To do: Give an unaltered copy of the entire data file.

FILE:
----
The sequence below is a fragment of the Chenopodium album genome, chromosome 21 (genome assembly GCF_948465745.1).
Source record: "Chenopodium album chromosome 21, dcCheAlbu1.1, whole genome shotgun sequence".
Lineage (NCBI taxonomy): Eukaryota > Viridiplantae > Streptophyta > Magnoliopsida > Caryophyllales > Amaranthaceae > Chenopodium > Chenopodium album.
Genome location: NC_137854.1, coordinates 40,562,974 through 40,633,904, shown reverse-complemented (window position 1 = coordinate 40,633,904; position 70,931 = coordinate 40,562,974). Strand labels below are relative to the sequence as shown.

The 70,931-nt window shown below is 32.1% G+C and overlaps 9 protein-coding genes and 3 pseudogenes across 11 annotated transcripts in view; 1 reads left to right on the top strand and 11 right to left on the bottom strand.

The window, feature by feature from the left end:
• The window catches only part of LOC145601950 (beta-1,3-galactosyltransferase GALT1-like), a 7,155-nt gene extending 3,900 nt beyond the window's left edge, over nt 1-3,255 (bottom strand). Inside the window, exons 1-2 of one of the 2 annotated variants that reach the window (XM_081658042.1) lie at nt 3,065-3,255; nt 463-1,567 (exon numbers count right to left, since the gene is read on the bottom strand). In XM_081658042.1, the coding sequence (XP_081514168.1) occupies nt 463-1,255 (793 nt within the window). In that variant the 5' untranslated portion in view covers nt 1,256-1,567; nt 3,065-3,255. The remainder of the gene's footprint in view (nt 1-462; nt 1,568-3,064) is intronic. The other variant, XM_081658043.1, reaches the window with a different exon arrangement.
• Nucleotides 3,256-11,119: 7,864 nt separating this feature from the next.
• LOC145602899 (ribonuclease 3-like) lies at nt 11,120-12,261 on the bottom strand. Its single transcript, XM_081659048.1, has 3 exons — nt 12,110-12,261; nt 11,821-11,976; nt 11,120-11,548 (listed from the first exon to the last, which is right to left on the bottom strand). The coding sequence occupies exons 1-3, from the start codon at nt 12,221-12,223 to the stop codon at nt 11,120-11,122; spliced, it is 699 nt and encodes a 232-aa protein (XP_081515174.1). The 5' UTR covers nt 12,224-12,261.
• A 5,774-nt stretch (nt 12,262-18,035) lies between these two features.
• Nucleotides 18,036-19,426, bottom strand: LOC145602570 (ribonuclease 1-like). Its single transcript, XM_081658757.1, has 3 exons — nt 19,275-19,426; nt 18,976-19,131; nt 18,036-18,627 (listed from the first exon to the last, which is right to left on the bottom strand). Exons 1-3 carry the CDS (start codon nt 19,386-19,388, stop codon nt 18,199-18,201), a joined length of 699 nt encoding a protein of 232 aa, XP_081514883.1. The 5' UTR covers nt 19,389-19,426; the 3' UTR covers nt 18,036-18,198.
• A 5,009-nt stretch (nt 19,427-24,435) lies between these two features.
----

The sequence below is a fragment of the Chenopodium album genome, chromosome 21 (genome assembly GCF_948465745.1).
Source record: "Chenopodium album chromosome 21, dcCheAlbu1.1, whole genome shotgun sequence".
Lineage (NCBI taxonomy): Eukaryota > Viridiplantae > Streptophyta > Magnoliopsida > Caryophyllales > Amaranthaceae > Chenopodium > Chenopodium album.
Genome location: NC_137854.1, coordinates 40,562,974 through 40,633,904, shown reverse-complemented (window position 1 = coordinate 40,633,904; position 70,931 = coordinate 40,562,974). Strand labels below are relative to the sequence as shown.

The 70,931-nt window shown below is 32.1% G+C and overlaps 9 protein-coding genes and 3 pseudogenes across 11 annotated transcripts in view; 1 reads left to right on the top strand and 11 right to left on the bottom strand.

The window, feature by feature from the left end:
• The window catches only part of LOC145601950 (beta-1,3-galactosyltransferase GALT1-like), a 7,155-nt gene extending 3,900 nt beyond the window's left edge, over nt 1-3,255 (bottom strand). Inside the window, exons 1-2 of one of the 2 annotated variants that reach the window (XM_081658042.1) lie at nt 3,065-3,255; nt 463-1,567 (exon numbers count right to left, since the gene is read on the bottom strand). In XM_081658042.1, the coding sequence (XP_081514168.1) occupies nt 463-1,255 (793 nt within the window). In that variant the 5' untranslated portion in view covers nt 1,256-1,567; nt 3,065-3,255. The remainder of the gene's footprint in view (nt 1-462; nt 1,568-3,064) is intronic. The other variant, XM_081658043.1, reaches the window with a different exon arrangement.
• Nucleotides 3,256-11,119: 7,864 nt separating this feature from the next.
• LOC145602899 (ribonuclease 3-like) lies at nt 11,120-12,261 on the bottom strand. Its single transcript, XM_081659048.1, has 3 exons — nt 12,110-12,261; nt 11,821-11,976; nt 11,120-11,548 (listed from the first exon to the last, which is right to left on the bottom strand). The coding sequence occupies exons 1-3, from the start codon at nt 12,221-12,223 to the stop codon at nt 11,120-11,122; spliced, it is 699 nt and encodes a 232-aa protein (XP_081515174.1). The 5' UTR covers nt 12,224-12,261.
• A 5,774-nt stretch (nt 12,262-18,035) lies between these two features.
• Nucleotides 18,036-19,426, bottom strand: LOC145602570 (ribonuclease 1-like). Its single transcript, XM_081658757.1, has 3 exons — nt 19,275-19,426; nt 18,976-19,131; nt 18,036-18,627 (listed from the first exon to the last, which is right to left on the bottom strand). Exons 1-3 carry the CDS (start codon nt 19,386-19,388, stop codon nt 18,199-18,201), a joined length of 699 nt encoding a protein of 232 aa, XP_081514883.1. The 5' UTR covers nt 19,389-19,426; the 3' UTR covers nt 18,036-18,198.
• A 5,009-nt stretch (nt 19,427-24,435) lies between these two features.